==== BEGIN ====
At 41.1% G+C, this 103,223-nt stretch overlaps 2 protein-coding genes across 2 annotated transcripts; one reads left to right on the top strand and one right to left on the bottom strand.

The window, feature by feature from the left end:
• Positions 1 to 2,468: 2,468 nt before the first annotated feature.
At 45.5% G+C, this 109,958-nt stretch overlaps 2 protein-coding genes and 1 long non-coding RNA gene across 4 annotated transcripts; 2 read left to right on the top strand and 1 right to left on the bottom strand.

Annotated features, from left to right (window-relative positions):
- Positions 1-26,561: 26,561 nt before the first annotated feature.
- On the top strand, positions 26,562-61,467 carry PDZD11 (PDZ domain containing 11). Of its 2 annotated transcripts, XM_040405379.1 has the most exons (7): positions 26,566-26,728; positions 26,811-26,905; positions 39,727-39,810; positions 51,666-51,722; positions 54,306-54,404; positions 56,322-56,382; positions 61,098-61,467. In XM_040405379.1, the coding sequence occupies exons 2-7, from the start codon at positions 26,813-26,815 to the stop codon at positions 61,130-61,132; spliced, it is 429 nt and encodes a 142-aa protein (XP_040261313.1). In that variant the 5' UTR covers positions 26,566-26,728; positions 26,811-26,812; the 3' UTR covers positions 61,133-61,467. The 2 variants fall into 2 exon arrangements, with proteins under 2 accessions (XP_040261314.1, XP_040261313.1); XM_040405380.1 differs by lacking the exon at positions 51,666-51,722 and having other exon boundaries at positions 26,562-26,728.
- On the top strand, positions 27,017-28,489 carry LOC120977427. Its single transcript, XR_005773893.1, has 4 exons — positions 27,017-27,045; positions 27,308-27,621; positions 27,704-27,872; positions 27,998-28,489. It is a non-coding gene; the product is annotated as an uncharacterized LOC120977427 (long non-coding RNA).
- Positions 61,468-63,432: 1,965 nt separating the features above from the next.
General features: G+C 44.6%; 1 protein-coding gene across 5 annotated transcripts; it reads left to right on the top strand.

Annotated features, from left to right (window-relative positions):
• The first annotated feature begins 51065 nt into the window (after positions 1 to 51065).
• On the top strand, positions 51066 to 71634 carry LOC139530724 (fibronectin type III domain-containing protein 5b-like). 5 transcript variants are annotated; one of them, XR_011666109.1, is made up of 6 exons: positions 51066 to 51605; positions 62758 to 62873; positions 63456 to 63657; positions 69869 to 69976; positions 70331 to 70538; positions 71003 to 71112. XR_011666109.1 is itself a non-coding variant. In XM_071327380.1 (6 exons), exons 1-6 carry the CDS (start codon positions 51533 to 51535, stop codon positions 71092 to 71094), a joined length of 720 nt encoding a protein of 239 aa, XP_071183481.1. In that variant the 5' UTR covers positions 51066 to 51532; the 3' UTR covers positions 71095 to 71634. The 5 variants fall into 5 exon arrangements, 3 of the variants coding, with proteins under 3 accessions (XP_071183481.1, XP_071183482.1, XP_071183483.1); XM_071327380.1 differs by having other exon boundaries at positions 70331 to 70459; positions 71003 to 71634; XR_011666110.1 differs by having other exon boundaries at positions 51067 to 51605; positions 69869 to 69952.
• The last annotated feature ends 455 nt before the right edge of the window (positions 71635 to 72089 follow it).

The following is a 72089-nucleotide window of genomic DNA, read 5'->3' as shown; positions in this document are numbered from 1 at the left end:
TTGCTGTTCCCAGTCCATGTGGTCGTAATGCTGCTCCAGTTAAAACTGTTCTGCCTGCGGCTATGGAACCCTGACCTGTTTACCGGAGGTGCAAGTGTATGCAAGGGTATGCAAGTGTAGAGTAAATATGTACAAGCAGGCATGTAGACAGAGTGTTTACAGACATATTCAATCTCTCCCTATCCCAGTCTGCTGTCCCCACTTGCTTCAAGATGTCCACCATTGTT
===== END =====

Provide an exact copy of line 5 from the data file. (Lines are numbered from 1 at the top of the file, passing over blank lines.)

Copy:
Annotated features, from left to right (window-relative positions):